the 2 sides of the coin of justice and the lack of justice in this world

the 2 sides of the coin of justice and the lack of justice in this world

The police in New York City

They chased a boy right through the park

In a case of mistaken identity

They put a bullet through his heart

(from the song, Heartbreaker, 1973, The Rolling Stones)

Whether referring to a real or an imagined incident, these words tell of injustice.

 

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Often, the first thing that comes into our minds when we hear the term justice is punishment for bad actions, or for the people who commit terrible deeds.  Yet, that is only one of the 2 sides of the coin of justice.  The other side is some type of recompense for the wronged, for the injured.  The making whole of those harmed is sometimes over looked. And, of course, for some – the dead – recompense is not possible, at least not in this world.

We see everyday much injustice around us.  As well, the news media day after day informs us of injustices, terrible crimes, and tragedies occurring throughout the world.  It is no exaggeration to say that every second of every day has some injustice, some pain, some hurt for someone somewhere in this world of 7 billion souls.

Aside from the suffering inherent in the human condition, much suffering and injustice is inflicted by people on each other.  This is true at the individual level of human interaction and at the collective level of society and the interactions among nation states.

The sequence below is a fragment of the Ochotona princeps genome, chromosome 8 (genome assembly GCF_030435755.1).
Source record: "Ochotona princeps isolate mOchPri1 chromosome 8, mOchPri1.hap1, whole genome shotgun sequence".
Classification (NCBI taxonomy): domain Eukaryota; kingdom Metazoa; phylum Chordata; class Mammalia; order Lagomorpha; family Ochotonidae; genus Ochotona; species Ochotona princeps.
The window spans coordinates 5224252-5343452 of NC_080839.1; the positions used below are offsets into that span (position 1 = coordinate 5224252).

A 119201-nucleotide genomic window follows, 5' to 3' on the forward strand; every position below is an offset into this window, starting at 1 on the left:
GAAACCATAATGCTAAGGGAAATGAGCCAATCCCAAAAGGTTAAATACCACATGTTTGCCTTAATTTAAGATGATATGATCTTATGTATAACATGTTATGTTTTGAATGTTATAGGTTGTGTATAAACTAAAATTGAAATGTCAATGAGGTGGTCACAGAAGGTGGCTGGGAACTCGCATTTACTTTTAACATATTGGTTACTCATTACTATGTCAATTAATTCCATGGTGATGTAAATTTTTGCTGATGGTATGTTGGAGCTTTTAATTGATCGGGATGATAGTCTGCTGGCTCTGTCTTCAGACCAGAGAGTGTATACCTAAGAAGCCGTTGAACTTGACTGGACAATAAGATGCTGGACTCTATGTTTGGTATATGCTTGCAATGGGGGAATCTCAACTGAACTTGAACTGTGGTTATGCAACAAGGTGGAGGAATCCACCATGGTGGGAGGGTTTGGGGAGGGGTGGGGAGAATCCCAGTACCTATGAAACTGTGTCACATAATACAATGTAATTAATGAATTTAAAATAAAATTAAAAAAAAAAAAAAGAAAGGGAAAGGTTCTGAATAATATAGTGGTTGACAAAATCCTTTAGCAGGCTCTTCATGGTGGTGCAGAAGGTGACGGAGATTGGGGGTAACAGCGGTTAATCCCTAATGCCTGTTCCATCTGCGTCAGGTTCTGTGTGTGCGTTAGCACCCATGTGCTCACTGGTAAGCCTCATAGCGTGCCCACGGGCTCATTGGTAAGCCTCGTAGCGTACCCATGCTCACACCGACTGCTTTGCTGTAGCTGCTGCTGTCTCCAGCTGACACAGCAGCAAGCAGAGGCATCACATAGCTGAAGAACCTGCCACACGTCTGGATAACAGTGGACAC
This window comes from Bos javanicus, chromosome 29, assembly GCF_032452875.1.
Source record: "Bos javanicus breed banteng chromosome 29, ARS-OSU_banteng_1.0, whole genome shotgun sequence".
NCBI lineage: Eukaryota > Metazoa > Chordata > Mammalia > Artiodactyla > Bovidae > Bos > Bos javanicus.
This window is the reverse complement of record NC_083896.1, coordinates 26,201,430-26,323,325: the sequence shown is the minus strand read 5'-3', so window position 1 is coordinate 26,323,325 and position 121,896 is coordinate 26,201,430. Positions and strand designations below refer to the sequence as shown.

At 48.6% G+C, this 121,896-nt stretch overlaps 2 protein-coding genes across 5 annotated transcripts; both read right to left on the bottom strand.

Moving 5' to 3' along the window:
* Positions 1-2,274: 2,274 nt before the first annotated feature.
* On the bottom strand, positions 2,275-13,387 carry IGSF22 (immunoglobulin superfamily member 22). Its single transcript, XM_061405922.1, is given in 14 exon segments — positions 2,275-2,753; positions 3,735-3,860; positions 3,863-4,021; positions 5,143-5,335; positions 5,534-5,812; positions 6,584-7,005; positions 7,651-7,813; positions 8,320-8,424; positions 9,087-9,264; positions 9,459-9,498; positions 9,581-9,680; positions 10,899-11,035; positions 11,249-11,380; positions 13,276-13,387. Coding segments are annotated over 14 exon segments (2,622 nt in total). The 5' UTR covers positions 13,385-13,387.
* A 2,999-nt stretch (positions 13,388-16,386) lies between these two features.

Why?  Why so much injustice?  Or, rather, why is there not more justice in this world? These questions are not new.  As injustice and tragedy have always existed, so too these questions, or similar ones, have entered people’s minds in every generation.

In the Vedic philosophy or religion of India, karma, the inexorable law, is used to explain what befalls us during our time on Earth.   Justice is achieved through the operation of this law (that was set in motion by God). There is a certain logic to this law of karma, at least at the conceptual level.  We addressed this concept of karma previously in the essay “the law of karma in question” (April, 2013).  In that essay, we asked if this karmic explanation (or rationalization?) is plausible, or satisfying, given that many people who suffer terribly throughout their lives do not give much evidence of being malicious or evil individuals.  (For those who believe in reincarnation, is it likely that a person’s disposition, or moral character, would change by 180 degrees from the immediate previous life to the current lifetime?)  For some, it may appear that this concept of karma is akin to blaming the victim(s), and is thus not very persuasive, nor comforting.

Before proceeding with our main thesis, let us note just a few current injustices around us.

One wonders about those whose last act is to commit mass murder (suicide bombers, terrorists) and who expect that they will then be welcomed into some type of paradise state after doing so.  Similarly, gruesome atrocities are being committed today in Syria and elsewhere by murderous fanatics.  Injustices done and no justice to be found.

What about the injustice done to children (and to their mothers) when their father abandons them, before or after they are born?  Today, in the US, this abandoning children and their mothers is at epidemic levels, especially in the black communities across the nation.  What a terrible disadvantage (both economic and emotional) these children are at throughout their entire childhood.  Many of these children are scarred for life.  Again, injustices done and little or no justice to be seen.